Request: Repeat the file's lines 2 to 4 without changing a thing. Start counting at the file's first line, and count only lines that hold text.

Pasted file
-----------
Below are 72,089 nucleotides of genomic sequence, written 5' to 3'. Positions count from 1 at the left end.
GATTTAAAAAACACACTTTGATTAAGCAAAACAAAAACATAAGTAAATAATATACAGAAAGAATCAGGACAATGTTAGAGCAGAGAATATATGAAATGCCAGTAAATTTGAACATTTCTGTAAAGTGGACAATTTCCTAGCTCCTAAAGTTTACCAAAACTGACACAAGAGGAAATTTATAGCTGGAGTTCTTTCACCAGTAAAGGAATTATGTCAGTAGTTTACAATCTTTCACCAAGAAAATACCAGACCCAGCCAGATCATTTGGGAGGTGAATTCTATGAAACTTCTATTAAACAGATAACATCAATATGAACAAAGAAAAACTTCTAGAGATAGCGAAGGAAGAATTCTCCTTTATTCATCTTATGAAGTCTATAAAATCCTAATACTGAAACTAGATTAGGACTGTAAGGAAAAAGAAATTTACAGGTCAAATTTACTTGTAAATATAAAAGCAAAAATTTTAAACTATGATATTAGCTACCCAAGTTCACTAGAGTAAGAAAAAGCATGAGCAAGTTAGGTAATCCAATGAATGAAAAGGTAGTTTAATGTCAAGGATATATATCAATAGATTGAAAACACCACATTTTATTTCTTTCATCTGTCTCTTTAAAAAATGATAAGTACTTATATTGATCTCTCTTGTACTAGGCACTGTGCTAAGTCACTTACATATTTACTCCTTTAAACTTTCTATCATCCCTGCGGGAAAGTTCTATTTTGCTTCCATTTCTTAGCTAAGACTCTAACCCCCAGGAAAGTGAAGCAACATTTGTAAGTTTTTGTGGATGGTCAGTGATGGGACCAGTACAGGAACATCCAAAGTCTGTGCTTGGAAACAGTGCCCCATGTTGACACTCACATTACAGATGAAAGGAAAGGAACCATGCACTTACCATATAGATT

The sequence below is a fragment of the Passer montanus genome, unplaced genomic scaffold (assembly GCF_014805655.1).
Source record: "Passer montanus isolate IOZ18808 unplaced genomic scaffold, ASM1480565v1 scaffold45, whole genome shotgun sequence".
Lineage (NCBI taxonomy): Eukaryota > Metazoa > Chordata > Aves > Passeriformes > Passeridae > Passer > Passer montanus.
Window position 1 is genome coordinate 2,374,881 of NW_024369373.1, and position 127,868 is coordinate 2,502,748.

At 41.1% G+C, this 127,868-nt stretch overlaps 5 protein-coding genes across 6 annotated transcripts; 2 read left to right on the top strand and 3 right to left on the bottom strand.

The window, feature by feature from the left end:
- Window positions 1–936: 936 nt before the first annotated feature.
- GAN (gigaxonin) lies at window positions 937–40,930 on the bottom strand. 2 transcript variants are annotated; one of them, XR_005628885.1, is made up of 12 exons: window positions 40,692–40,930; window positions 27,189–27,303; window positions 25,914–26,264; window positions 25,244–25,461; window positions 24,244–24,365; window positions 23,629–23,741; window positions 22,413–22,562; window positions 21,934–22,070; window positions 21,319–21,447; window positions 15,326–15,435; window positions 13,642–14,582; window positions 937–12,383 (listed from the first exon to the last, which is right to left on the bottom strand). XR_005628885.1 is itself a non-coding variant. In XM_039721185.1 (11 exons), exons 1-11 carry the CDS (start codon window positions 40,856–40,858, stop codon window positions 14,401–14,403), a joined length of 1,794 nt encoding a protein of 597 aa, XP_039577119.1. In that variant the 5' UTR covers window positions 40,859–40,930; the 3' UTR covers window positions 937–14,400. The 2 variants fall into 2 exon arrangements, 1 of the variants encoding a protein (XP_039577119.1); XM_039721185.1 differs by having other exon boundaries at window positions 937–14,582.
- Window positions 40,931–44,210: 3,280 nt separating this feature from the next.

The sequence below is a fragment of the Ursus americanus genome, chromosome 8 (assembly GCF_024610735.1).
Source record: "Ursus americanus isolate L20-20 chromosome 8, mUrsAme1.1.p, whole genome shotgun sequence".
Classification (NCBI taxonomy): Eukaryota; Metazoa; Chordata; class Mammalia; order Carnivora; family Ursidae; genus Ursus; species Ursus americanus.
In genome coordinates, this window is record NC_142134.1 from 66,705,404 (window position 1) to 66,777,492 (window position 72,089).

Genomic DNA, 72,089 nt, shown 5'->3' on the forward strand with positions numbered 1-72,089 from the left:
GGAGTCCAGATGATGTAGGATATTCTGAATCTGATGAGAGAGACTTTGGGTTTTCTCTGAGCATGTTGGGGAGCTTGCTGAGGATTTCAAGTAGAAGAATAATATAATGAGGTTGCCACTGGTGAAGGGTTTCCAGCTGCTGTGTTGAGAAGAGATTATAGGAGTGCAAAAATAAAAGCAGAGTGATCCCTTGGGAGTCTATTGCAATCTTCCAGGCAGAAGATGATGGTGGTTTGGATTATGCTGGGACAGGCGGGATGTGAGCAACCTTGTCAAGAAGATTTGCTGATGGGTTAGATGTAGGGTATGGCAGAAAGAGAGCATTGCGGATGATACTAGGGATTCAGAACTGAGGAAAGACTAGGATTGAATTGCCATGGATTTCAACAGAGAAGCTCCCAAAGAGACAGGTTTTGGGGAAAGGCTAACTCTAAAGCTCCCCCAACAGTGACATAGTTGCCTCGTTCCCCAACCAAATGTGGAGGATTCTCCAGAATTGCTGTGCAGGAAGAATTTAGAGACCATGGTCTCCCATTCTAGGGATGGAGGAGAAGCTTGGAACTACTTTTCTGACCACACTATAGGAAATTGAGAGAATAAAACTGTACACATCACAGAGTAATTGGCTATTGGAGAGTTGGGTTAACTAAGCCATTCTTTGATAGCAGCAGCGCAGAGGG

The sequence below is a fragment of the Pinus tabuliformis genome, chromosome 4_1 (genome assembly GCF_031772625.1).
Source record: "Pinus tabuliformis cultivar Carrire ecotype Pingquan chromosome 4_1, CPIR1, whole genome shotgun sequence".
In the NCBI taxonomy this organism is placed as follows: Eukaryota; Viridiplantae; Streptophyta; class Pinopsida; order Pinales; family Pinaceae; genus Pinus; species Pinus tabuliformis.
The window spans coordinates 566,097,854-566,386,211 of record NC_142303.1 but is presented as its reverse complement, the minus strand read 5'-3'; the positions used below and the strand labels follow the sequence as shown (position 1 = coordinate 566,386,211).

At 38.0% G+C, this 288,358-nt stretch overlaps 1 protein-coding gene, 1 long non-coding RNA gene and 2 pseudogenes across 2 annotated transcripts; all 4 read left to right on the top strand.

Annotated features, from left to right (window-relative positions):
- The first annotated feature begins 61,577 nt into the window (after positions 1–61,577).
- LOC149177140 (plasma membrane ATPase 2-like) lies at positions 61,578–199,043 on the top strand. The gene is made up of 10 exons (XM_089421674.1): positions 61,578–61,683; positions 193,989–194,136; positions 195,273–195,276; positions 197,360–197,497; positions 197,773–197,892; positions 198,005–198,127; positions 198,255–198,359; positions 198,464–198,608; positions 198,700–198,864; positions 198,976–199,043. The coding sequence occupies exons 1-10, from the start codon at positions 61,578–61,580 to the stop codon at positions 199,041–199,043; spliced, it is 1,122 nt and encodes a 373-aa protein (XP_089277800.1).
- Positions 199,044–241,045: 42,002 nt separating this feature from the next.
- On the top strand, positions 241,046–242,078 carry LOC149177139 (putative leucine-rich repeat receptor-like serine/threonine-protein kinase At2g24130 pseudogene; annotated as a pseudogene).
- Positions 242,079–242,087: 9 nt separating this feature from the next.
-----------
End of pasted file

GATTTAAAAAACACACTTTGATTAAGCAAAACAAAAACATAAGTAAATAATATACAGAAAGAATCAGGACAATGTTAGAGCAGAGAATATATGAAATGCCAGTAAATTTGAACATTTCTGTAAAGTGGACAATTTCCTAGCTCCTAAAGTTTACCAAAACTGACACAAGAGGAAATTTATAGCTGGAGTTCTTTCACCAGTAAAGGAATTATGTCAGTAGTTTACAATCTTTCACCAAGAAAATACCAGACCCAGCCAGATCATTTGGGAGGTGAATTCTATGAAACTTCTATTAAACAGATAACATCAATATGAACAAAGAAAAACTTCTAGAGATAGCGAAGGAAGAATTCTCCTTTATTCATCTTATGAAGTCTATAAAATCCTAATACTGAAACTAGATTAGGACTGTAAGGAAAAAGAAATTTACAGGTCAAATTTACTTGTAAATATAAAAGCAAAAATTTTAAACTATGATATTAGCTACCCAAGTTCACTAGAGTAAGAAAAAGCATGAGCAAGTTAGGTAATCCAATGAATGAAAAGGTAGTTTAATGTCAAGGATATATATCAATAGATTGAAAACACCACATTTTATTTCTTTCATCTGTCTCTTTAAAAAATGATAAGTACTTATATTGATCTCTCTTGTACTAGGCACTGTGCTAAGTCACTTACATATTTACTCCTTTAAACTTTCTATCATCCCTGCGGGAAAGTTCTATTTTGCTTCCATTTCTTAGCTAAGACTCTAACCCCCAGGAAAGTGAAGCAACATTTGTAAGTTTTTGTGGATGGTCAGTGATGGGACCAGTACAGGAACATCCAAAGTCTGTGCTTGGAAACAGTGCCCCATGTTGACACTCACATTACAGATGAAAGGAAAGGAACCATGCACTTACCATATAGATT

The sequence below is a fragment of the Passer montanus genome, unplaced genomic scaffold (assembly GCF_014805655.1).
Source record: "Passer montanus isolate IOZ18808 unplaced genomic scaffold, ASM1480565v1 scaffold45, whole genome shotgun sequence".